I definitely do, in some cases. I’m only suggesting that all of the text can be displayed at once, and that determining when it is time for the learner to read it is … fraught. I’m a reasonably fast reader, and it bugs the stuffing out of me to have to wait for a narrator to read me text that I’m perfectly capable of reading on my own. I know I’m not alone in that, and in fact an argument can be made that audio that simply restates text on the screen increases extraneous cognitive load; see for instance https://www.caveolearning.com/blog/using-elearning-audio-to-enhance-learner-retention.
Additionally, learners with hearing impairments — and those who don’t happen to have working speakers or a headset, or for whom playing audio would disturb nearby colleagues — may wonder if they’re supposed to click something to move on. Obviously there has to be some balance; I doubt many of us would argue for letting learners just click “Next” without reading or listening.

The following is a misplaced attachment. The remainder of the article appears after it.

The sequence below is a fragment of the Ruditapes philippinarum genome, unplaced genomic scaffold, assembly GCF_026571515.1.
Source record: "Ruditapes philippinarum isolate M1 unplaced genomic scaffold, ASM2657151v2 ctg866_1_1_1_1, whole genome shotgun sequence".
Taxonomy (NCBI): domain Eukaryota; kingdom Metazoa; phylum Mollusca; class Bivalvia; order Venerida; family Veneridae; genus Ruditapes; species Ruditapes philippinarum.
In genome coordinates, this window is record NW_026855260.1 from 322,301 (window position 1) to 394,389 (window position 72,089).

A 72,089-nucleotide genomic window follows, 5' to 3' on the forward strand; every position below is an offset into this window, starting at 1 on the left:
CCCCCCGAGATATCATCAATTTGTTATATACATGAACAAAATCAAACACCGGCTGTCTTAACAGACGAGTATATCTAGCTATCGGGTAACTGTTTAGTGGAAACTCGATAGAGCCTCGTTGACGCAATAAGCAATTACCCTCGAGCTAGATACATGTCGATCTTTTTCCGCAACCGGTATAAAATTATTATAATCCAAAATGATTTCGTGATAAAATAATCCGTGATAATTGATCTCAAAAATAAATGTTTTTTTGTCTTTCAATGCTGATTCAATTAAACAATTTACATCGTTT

And if there’s so much information on the screen that cognitive load from the text alone is a concern, I would argue that there may be too much information on the screen. 🙂